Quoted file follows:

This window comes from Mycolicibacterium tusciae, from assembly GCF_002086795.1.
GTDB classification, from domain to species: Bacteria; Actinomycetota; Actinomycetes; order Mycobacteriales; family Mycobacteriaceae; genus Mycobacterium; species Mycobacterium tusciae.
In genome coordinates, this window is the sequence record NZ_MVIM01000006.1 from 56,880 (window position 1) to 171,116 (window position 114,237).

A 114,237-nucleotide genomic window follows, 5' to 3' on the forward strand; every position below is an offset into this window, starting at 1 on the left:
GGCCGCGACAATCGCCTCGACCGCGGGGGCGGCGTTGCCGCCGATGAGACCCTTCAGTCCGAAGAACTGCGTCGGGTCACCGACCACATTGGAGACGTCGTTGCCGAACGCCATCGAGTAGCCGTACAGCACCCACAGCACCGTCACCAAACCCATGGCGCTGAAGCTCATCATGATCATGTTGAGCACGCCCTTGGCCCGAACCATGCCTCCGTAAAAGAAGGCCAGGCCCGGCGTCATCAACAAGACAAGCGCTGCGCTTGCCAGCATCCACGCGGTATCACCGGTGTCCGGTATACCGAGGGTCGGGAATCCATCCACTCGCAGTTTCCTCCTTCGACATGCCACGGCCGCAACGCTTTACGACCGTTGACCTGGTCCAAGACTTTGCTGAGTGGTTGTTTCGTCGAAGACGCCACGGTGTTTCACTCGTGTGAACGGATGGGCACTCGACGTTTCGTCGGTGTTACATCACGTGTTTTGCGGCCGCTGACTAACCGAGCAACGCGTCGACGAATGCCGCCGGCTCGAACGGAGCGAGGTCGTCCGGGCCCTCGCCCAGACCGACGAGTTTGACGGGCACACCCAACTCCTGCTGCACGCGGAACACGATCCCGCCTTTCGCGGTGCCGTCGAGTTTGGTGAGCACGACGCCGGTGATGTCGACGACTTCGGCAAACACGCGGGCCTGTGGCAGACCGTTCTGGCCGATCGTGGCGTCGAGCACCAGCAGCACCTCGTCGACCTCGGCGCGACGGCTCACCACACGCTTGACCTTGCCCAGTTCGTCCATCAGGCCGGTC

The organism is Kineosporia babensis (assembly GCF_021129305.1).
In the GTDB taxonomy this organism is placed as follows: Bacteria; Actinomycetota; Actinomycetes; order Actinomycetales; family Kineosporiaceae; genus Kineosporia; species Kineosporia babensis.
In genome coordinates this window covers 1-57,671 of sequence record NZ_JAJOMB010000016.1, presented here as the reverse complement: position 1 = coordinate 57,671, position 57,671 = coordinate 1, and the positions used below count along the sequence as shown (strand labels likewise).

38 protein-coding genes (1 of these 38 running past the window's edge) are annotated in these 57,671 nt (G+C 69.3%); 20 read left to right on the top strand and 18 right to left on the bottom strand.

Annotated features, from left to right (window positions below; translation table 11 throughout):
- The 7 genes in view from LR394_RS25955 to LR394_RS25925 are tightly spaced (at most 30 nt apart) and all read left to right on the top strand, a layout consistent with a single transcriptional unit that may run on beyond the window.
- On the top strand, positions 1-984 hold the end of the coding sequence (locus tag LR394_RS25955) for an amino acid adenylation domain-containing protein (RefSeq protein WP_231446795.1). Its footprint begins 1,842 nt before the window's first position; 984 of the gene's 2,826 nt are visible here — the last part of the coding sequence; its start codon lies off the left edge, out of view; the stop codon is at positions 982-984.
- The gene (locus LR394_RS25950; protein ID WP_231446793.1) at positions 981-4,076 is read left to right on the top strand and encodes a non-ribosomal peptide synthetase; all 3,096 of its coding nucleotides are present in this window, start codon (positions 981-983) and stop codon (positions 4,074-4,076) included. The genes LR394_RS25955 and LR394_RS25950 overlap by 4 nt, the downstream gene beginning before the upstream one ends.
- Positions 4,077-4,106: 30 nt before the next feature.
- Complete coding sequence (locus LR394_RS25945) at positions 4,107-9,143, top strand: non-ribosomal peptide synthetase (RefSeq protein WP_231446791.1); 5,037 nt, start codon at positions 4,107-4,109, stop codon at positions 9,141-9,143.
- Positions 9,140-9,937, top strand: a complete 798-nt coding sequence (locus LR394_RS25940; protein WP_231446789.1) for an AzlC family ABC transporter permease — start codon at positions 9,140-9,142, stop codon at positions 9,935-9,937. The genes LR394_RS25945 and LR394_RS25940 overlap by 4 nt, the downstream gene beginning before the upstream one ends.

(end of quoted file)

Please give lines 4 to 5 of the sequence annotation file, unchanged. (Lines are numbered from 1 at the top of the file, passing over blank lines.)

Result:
A 114,237-nucleotide genomic window follows, 5' to 3' on the forward strand; every position below is an offset into this window, starting at 1 on the left:
GGCCGCGACAATCGCCTCGACCGCGGGGGCGGCGTTGCCGCCGATGAGACCCTTCAGTCCGAAGAACTGCGTCGGGTCACCGACCACATTGGAGACGTCGTTGCCGAACGCCATCGAGTAGCCGTACAGCACCCACAGCACCGTCACCAAACCCATGGCGCTGAAGCTCATCATGATCATGTTGAGCACGCCCTTGGCCCGAACCATGCCTCCGTAAAAGAAGGCCAGGCCCGGCGTCATCAACAAGACAAGCGCTGCGCTTGCCAGCATCCACGCGGTATCACCGGTGTCCGGTATACCGAGGGTCGGGAATCCATCCACTCGCAGTTTCCTCCTTCGACATGCCACGGCCGCAACGCTTTACGACCGTTGACCTGGTCCAAGACTTTGCTGAGTGGTTGTTTCGTCGAAGACGCCACGGTGTTTCACTCGTGTGAACGGATGGGCACTCGACGTTTCGTCGGTGTTACATCACGTGTTTTGCGGCCGCTGACTAACCGAGCAACGCGTCGACGAATGCCGCCGGCTCGAACGGAGCGAGGTCGTCCGGGCCCTCGCCCAGACCGACGAGTTTGACGGGCACACCCAACTCCTGCTGCACGCGGAACACGATCCCGCCTTTCGCGGTGCCGTCGAGTTTGGTGAGCACGACGCCGGTGATGTCGACGACTTCGGCAAACACGCGGGCCTGTGGCAGACCGTTCTGGCCGATCGTGGCGTCGAGCACCAGCAGCACCTCGTCGACCTCGGCGCGACGGCTCACCACACGCTTGACCTTGCCCAGTTCGTCCATCAGGCCGGTC